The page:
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1 September 2011 Feathers, Dinosaurs, and Behavioral Cues: Defining the Visual Display Hypothesis for the Adaptive Function of Feathers in Non-Avian Theropods
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Abstract

With growing evidence for the presence of feathers in theropod dinosaurs, scientists have become increasingly interested in what adaptive function the earliest feathers served. The three predominant hypotheses are 1) flight, 2) thermoregulation, and 3) visual display. While the first two hypotheses have each received considerable attention and analysis, the third has often been mentioned yet has been inadequately described and analyzed. We define the visual display hypothesis as predicting that theropod feathers served primarily in the creation of a visual cue capable of triggering a behavioral response in an individual perceiving this cue. We analyze fossil evidence regarding whether such a cue could have been generated and perceived, discuss plausible scenarios in which this type of visual cue could have developed, and highlight areas where more data are needed to further support or falsify this hypothesis. We hope that by developing and articulating hypotheses such as this, it will provide other researchers a framework in which to place future discoveries in order to better understand the presence of early feathers on theropod dinosaurs.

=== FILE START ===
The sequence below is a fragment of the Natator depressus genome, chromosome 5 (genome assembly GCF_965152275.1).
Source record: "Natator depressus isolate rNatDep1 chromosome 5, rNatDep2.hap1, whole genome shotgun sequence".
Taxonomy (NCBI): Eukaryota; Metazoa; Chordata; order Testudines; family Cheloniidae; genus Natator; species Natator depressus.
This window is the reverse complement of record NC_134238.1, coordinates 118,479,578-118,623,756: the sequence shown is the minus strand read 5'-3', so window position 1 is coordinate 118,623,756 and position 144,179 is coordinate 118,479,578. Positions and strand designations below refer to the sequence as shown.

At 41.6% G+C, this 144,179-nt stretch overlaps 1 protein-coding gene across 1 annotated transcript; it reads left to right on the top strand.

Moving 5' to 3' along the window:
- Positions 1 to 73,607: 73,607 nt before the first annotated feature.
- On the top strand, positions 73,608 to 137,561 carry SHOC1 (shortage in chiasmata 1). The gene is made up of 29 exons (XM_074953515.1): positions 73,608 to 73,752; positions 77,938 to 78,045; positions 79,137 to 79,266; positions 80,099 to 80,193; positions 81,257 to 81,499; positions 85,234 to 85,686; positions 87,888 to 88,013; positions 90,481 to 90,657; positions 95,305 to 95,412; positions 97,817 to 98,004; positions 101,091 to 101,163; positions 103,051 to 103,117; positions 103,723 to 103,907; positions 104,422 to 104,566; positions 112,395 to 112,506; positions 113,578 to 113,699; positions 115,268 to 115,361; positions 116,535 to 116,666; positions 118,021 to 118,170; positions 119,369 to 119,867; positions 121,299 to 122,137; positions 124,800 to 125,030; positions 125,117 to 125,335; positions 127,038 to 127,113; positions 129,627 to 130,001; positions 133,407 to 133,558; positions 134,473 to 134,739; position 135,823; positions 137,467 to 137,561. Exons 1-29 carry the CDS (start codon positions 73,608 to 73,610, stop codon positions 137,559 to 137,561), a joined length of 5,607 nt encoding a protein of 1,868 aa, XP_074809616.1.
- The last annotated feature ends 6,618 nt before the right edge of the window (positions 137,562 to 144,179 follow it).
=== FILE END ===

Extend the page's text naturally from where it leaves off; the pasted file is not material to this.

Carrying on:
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Christopher C. Dimond, Robert J. Cabin, and Janie S. Brooks "Feathers, Dinosaurs, and Behavioral Cues: Defining the Visual Display Hypothesis for the Adaptive Function of Feathers in Non-Avian Theropods," BIOS 82(3), 58-63, (1 September 2011). https://doi.org/10.1893/011.082.0302
Received: 10 July 2009; Accepted: 1 February 2011; Published: 1 September 2011
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